In a statement about the project, Juilliard said the hundreds of video clips were filmed separately before being edited and overlayed into a single composition. “Bolero Juilliard, assembled by a team of artists all working from remote locations, is part narrative, part collage. Most of all, it is a collective endeavor that captures a snapshot of a specific global moment and the possibilities of creative connection in an uncertain world,” the school said. The assembled video is “a complex online puzzle with many components being conceived, rehearsed, and produced simultaneously.”

If you enjoyed Juilliard’s project, check out this music video filmed entirely on Zoom and these quarantine dispatches. (via Kottke)

 

 

 



Music Photography

A Touching Film Compiles Quarantine Dispatches from Around the Globe

April 22, 2020

Grace Ebert

Echoing each others’ sentiments of hope and optimism during uncertain times, the folks who contributed to a new short film have joined together despite being thousands of miles apart. “A Social Distance” is a collective look at global life during COVID-19 featuring dozens of people, ranging from a 93-year old Malayan grandmother to a 19-year old Slovenian man, from the 30 most-affected countries.

Directed by Ivan Cash and Jacob Jonas, the crowd-sourced project compiles clips of people’s hand-washing practices, their stocked and bare fridges, and emotional messages about their worries. Some dance to the original score played by various musicians from their respective homes. Despite its anxiety-producing subject matter, though, the compilation is surprisingly hopeful.

Find more work from Cash and Jonas on Vimeo. You also might like this wildly choreographed music video filmed entirely on Zoom.

 

 



Dance Music

Thao & the Get Down Stay Down Films a Synchronized Music Video on a Zoom Call

April 18, 2020

Grace Ebert

Zoom has been having its moment as many companies’ platform of choice for virtual meetings and conference calls, but Thao & the Get Down Stay Down recently found a more creative and amusing use for the digital communication tool. With its tour paused and everyone stuck at home, the Oakland-based band decided to shoot a music video for its new single, “Phenom,” that begins with Thao Nguyen, who leads the indie group, starting a Zoom call.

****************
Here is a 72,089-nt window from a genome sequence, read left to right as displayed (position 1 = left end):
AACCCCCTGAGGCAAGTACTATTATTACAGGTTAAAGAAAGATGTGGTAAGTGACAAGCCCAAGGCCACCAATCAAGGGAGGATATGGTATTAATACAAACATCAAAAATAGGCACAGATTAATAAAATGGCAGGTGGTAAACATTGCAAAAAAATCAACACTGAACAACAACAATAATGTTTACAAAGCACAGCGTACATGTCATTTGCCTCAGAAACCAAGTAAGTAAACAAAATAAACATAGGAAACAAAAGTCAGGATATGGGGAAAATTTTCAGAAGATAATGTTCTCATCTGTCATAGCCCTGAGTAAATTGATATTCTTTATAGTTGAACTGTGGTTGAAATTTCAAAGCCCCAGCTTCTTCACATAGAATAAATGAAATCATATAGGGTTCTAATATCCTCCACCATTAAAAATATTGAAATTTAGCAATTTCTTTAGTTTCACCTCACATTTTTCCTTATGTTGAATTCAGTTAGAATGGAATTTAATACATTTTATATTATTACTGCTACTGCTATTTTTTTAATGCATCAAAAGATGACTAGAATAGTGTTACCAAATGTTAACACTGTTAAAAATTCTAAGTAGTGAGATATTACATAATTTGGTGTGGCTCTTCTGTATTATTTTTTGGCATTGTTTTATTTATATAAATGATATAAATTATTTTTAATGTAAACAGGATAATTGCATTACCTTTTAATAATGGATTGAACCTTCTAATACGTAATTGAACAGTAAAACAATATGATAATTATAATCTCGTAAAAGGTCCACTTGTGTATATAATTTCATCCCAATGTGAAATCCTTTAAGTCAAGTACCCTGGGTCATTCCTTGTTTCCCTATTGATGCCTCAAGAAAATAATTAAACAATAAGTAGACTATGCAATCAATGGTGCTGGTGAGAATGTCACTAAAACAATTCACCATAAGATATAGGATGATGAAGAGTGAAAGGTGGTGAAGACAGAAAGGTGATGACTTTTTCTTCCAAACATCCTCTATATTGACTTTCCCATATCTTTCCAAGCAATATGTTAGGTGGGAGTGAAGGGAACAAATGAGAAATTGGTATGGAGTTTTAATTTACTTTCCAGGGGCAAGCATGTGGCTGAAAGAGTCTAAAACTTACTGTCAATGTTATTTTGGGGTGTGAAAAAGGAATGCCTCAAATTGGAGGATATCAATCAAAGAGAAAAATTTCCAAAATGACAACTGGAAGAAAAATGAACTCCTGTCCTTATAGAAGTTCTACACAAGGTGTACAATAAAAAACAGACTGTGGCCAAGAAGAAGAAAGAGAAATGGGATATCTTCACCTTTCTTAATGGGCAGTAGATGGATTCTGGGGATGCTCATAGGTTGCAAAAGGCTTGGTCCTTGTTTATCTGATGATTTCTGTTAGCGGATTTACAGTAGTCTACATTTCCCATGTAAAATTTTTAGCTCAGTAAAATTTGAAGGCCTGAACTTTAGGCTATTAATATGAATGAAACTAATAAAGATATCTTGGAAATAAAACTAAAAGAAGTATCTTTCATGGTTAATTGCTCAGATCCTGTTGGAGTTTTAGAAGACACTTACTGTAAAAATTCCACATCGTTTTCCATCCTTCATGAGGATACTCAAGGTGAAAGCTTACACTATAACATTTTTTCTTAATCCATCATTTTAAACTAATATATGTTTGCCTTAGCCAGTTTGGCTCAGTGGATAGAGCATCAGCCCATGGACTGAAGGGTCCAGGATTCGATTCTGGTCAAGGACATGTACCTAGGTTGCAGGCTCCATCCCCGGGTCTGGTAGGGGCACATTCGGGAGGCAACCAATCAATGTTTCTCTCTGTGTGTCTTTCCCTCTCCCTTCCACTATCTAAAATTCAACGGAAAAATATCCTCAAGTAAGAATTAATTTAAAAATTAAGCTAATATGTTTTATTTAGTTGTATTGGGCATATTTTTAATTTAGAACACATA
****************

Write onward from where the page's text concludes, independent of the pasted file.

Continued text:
Centered on the singer, the two-and-a-half minute number features eight dancers who move in choreographed synchronicity across multiple screens. They appear to drip water onto each other and create a single, flexing figure throughout the video.

Nguyen recently told The Verge that the band rehearsed for five hours before taking a day to film the entire piece. Equipped with strong wifi connections, the group utilized a metronome before beginning to ensure they were all on the same beat. “Certain dance moves had to be adjusted to look good in Zoom’s gallery view and didn’t translate if they were too chaotic. We found that the moves had to be really clean and clear and simple. I had to be the focal point and if too much was happening you wouldn’t know exactly where to look,” she said.

Find more of Thao & the Get Down Stay Down’s visual work on Instagram and YouTube, and head to Spotify for a full album archive. (via Uncrate)

 

 



Music

Beatbox Like a World Champion with This 13-Step Tutorial by Butterscotch

April 12, 2020

Grace Ebert

Sure, you can spend your time during quarantine reading a dozen books or scrubbing your cabinets, but what about learning to beatbox from a world champion? Vocal percussionist Butterscotch recently released a 13-step tutorial that guides novices through various beatboxing techniques, from the basic baseline and snare—or what she calls Boots and Cats—all the way to singing and live looping. And for those who have a hard time keeping a beat, the musician even outlines a breathing technique that makes it easier to stay steady. Check out Butterscotch’s Instagram to keep up with her impressive musical projects. (via Kottke)